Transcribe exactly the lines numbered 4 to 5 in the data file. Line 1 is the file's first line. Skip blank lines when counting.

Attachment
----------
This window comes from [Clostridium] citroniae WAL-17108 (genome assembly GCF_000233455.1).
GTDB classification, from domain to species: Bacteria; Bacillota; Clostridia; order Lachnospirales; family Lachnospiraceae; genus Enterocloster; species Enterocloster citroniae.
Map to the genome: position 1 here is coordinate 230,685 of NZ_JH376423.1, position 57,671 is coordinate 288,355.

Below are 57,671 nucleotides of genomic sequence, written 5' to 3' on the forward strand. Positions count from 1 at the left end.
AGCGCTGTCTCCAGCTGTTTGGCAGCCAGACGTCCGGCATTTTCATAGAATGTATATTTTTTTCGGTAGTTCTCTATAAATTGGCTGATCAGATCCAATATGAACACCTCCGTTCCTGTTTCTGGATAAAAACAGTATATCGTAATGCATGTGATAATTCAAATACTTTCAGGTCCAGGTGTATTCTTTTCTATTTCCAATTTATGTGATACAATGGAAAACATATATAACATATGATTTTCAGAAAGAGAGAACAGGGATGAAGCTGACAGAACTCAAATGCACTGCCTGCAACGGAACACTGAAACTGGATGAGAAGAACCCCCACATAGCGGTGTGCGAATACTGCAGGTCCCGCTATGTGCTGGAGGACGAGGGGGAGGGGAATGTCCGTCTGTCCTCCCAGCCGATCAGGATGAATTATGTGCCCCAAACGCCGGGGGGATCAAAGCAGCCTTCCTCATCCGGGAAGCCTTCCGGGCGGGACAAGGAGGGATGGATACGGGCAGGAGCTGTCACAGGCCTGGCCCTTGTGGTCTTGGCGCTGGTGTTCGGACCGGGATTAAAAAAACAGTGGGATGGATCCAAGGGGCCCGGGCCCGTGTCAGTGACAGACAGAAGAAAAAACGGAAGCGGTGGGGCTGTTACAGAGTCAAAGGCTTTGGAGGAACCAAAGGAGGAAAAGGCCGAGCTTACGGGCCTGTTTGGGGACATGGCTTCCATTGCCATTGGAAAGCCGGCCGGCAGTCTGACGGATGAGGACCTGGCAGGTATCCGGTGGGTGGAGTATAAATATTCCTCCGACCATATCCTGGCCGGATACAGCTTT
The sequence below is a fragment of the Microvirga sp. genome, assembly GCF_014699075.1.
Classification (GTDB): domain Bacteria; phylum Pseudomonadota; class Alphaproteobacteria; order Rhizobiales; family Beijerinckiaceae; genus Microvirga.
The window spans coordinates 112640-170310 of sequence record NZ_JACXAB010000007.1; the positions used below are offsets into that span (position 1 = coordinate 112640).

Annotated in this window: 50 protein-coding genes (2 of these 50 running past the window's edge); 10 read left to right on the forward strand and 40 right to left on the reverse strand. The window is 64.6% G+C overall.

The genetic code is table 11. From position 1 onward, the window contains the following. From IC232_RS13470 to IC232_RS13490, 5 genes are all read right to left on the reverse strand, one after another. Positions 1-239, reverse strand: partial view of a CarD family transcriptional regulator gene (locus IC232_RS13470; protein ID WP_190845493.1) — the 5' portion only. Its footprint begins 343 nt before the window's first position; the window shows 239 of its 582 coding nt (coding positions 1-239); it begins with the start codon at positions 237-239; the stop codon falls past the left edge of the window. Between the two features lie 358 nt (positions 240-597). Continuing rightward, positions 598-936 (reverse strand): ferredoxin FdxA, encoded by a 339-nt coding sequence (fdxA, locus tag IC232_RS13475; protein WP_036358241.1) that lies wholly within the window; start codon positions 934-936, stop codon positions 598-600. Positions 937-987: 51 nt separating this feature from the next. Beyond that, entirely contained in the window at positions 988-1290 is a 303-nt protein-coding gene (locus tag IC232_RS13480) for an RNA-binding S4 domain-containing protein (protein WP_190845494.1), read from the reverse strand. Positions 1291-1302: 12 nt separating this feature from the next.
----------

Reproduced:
Below are 57,671 nucleotides of genomic sequence, written 5' to 3' on the forward strand. Positions count from 1 at the left end.
AGCGCTGTCTCCAGCTGTTTGGCAGCCAGACGTCCGGCATTTTCATAGAATGTATATTTTTTTCGGTAGTTCTCTATAAATTGGCTGATCAGATCCAATATGAACACCTCCGTTCCTGTTTCTGGATAAAAACAGTATATCGTAATGCATGTGATAATTCAAATACTTTCAGGTCCAGGTGTATTCTTTTCTATTTCCAATTTATGTGATACAATGGAAAACATATATAACATATGATTTTCAGAAAGAGAGAACAGGGATGAAGCTGACAGAACTCAAATGCACTGCCTGCAACGGAACACTGAAACTGGATGAGAAGAACCCCCACATAGCGGTGTGCGAATACTGCAGGTCCCGCTATGTGCTGGAGGACGAGGGGGAGGGGAATGTCCGTCTGTCCTCCCAGCCGATCAGGATGAATTATGTGCCCCAAACGCCGGGGGGATCAAAGCAGCCTTCCTCATCCGGGAAGCCTTCCGGGCGGGACAAGGAGGGATGGATACGGGCAGGAGCTGTCACAGGCCTGGCCCTTGTGGTCTTGGCGCTGGTGTTCGGACCGGGATTAAAAAAACAGTGGGATGGATCCAAGGGGCCCGGGCCCGTGTCAGTGACAGACAGAAGAAAAAACGGAAGCGGTGGGGCTGTTACAGAGTCAAAGGCTTTGGAGGAACCAAAGGAGGAAAAGGCCGAGCTTACGGGCCTGTTTGGGGACATGGCTTCCATTGCCATTGGAAAGCCGGCCGGCAGTCTGACGGATGAGGACCTGGCAGGTATCCGGTGGGTGGAGTATAAATATTCCTCCGACCATATCCTGGCCGGATACAGCTTT